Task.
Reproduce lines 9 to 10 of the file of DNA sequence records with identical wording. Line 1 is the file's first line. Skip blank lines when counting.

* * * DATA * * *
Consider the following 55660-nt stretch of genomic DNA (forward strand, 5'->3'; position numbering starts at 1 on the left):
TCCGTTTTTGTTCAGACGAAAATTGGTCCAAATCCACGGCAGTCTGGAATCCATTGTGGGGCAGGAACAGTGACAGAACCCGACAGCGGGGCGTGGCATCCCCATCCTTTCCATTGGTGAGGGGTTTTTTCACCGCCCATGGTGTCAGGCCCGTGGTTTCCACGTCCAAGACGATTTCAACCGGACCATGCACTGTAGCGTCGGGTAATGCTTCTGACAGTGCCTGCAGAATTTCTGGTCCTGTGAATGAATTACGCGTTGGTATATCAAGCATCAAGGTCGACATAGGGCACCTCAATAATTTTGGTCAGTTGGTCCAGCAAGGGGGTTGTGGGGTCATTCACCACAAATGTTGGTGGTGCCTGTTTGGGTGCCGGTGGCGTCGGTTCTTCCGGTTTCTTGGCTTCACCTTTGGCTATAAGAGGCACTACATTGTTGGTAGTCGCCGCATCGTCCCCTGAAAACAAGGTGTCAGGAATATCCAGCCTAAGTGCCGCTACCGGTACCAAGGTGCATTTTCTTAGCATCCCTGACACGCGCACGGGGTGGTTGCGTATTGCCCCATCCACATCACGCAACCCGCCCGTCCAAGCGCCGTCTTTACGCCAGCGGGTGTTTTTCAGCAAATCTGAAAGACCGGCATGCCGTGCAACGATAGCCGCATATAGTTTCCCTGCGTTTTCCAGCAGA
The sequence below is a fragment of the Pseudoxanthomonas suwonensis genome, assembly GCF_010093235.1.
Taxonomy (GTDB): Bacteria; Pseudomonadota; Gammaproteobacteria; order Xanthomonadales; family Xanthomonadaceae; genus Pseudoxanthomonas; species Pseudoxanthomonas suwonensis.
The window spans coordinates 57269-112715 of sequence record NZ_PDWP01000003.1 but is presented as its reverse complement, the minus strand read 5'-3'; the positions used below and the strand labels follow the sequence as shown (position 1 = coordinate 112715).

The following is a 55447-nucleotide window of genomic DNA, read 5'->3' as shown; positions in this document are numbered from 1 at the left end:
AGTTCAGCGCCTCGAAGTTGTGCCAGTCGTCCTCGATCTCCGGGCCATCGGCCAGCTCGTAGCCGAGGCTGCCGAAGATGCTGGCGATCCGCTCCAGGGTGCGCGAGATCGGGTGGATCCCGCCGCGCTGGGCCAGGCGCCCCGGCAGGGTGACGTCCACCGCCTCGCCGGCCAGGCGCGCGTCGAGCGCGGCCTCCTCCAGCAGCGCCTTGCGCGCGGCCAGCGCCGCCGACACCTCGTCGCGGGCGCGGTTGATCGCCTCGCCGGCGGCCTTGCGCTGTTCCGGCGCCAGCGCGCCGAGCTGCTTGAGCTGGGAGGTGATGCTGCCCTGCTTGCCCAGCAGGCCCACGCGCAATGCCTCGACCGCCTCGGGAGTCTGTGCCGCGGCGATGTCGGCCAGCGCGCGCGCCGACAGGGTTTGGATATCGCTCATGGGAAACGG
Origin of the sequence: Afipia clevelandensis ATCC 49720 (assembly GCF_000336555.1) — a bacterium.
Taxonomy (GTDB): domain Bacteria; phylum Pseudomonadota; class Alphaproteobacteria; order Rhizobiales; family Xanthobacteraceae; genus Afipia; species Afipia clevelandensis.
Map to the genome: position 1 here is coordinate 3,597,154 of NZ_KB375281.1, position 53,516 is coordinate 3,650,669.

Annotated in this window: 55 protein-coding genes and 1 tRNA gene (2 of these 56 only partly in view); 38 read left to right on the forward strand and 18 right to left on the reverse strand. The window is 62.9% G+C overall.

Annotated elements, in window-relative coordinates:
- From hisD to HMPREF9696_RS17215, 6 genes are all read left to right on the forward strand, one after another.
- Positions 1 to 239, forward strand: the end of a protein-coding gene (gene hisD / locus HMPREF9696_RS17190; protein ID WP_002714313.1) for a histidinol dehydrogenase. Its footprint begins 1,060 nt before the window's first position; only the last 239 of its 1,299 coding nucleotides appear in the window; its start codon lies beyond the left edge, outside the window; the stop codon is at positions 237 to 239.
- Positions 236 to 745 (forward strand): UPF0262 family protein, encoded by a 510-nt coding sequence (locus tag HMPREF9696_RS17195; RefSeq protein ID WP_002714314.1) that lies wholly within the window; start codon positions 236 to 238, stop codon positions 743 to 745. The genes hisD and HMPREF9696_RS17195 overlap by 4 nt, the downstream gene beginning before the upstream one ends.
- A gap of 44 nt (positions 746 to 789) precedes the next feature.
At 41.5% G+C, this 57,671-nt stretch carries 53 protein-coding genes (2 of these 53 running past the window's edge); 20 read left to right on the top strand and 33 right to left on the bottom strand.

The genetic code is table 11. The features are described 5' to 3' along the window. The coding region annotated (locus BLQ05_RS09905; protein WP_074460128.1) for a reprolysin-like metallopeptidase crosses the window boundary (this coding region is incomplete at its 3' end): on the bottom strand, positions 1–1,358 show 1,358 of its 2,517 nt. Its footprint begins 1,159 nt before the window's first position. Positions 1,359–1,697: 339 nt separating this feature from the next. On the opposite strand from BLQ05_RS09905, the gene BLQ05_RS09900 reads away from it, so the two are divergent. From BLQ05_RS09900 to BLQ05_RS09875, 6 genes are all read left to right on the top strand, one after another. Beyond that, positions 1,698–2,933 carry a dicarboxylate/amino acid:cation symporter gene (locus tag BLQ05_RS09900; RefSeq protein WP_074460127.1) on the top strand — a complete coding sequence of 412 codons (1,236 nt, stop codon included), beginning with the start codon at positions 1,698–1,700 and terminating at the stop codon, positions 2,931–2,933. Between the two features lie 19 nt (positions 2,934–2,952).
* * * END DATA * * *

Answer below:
Taxonomy (GTDB): domain Bacteria; phylum Pseudomonadota; class Alphaproteobacteria; order Rhizobiales; family Xanthobacteraceae; genus Afipia; species Afipia clevelandensis.
Map to the genome: position 1 here is coordinate 3,597,154 of NZ_KB375281.1, position 53,516 is coordinate 3,650,669.